While Frank was able to fake it for a while, he decided it was time to move on.

So unlike the movie, nothing about Frank’s actual law career had anything to do with Brenda Strong. However, Brenda’s character in the movie was most likely based on a woman named Rosalie. Frank met Rosalie in Los Angeles and he fell head-over-heels for her.

But that didn’t happen right away. After leaving Louisiana, Frank went to Utah. It was here he did something that wasn’t even mentioned in the movie — Frank taught sociology at a college in Salt Lake City for a summer.

Although Frank had to fake all of his background documents to get the job, Frank’s teaching career itself went off without a hitch. His students loved him. The faculty loved him. He loved it. And again Frank didn’t need to cash fraudulent checks to earn his keep.

After the summer job was done, Frank left Salt Lake City on good terms. He then went to L.A. Here, Frank went back to being a pilot. But he’d learned something from his days earning an actual paycheck. That is simply that paychecks arouse less suspicion when they’re made out for more than a personal check.

So Frank decided to start making payroll checks for himself from Pan Am. In true Frank Abagnale style, it took some excellent social engineering, trial and error, tons of learning and his graphic design skills to pull it off. But eventually he was able to nail down what Pan Am checks looked like and pass off payroll checks.

In the movie, Brenda Strong is a bit of an awkward virgin whose parents are convinced Frank is going to ask for her hand.

Although we already know it wasn’t Brenda Frank fell for, many of the details apply to Rosalie. Frank fell for Rosalie the moment he saw her. She was a stewardess for American Airlines, and the two shared many of the same interests.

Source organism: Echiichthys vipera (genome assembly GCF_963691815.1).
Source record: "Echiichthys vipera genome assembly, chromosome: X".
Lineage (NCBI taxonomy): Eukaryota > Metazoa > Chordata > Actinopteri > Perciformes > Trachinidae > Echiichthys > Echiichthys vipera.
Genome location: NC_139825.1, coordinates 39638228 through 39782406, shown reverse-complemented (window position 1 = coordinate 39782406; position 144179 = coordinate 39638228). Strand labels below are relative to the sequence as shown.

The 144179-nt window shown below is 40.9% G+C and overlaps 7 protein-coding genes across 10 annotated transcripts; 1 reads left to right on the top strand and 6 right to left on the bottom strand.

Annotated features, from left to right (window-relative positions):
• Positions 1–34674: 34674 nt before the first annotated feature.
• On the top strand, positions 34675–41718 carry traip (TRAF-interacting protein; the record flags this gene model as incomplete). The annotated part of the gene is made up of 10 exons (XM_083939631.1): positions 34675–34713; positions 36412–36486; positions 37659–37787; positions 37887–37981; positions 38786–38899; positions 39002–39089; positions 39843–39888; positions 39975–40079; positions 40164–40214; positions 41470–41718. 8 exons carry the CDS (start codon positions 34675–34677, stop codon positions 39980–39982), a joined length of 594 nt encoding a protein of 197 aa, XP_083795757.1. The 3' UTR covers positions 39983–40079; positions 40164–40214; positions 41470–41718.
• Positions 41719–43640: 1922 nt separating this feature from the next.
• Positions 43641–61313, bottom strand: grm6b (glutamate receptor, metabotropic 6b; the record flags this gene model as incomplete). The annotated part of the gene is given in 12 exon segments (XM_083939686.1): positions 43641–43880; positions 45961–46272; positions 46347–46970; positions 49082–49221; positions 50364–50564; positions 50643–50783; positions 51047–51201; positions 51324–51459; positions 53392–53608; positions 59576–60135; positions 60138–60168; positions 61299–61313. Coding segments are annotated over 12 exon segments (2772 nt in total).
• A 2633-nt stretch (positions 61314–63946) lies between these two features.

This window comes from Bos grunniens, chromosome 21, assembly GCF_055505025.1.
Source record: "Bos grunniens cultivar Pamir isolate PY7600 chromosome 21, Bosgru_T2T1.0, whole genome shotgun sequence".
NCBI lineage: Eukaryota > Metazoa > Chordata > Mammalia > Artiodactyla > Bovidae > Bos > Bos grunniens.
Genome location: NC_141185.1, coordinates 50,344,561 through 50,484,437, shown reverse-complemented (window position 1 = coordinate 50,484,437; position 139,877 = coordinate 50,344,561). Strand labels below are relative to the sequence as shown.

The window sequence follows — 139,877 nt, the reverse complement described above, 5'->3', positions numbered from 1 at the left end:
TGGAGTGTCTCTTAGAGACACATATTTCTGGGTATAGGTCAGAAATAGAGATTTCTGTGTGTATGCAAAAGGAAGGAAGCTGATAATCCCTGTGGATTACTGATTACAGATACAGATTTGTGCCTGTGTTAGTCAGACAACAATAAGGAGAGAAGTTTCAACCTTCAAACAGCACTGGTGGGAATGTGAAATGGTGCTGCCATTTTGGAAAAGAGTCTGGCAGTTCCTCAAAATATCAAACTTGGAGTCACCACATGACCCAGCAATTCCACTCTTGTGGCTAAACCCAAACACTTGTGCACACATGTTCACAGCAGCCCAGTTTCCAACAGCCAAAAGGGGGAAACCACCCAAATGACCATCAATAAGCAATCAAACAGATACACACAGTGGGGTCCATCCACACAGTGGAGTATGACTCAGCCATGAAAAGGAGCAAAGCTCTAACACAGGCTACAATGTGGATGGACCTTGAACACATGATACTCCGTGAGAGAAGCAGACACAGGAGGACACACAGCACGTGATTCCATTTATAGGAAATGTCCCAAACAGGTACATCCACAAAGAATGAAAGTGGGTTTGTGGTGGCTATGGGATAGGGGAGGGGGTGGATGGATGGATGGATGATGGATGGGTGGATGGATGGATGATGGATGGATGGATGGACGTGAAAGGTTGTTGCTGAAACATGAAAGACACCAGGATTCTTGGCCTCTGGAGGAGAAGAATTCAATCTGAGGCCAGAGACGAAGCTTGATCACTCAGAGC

It didn’t take long for the two to express their love for each other, and for Rosalie to lose her virginity.
Frank felt bad. How could the relationship continue? She thought he was a pilot. She thought he was Frank Williams. She thought he was much older than the teenager he was.

Rosalie was convinced they would get married. And when the two decided met Rosalie’s parents, who lived just south of L.A., her parents were convinced of the same.

They even went so far as to set a date for the wedding. But Frank knew it’d all fall apart at some point. He had two options, tell the truth or run away. He really cared for Rosalie, so he decided to tell the truth.

It must’ve gone down similar to Leonardo DiCaprio’s expression of the truth to Amy Adam’s version of Brenda Strong in the movie. Shock, tears and a sense of not knowing what to make of the admission. Frank Williams wasn’t his real name. He wasn’t a pilot. He’s a teenager? And he has almost $100,000 in cash? That’s over $750,000 in today’s dollars – not something a normal teenager has in cash.

Although it must’ve been a rough night at Rosalie’s parents’ house when he confessed. When it was all said and done, Rosalie wanted to go home to L.A. Frank decided to let her go alone, so she could have time to process it. He’d meet her there the next day.

In the movie, Frank asks Brenda to wait at the airport. When he shows up, he sees the plainclothes agents and ends up leaving her there.

In truth, it was back at Rosalie’s house in L.A. where Frank left his first real love. When he neared her house the next day, there were two cars out front. One was a police car, the other was a plain car that must’ve been owned by another agent of some sort.

That’s when Frank left.

In the movie, Tom Hank’s FBI agent, Carl Hanratty, finds Frank in Montrichard, France, printing off a ton of Pan Am payroll checks.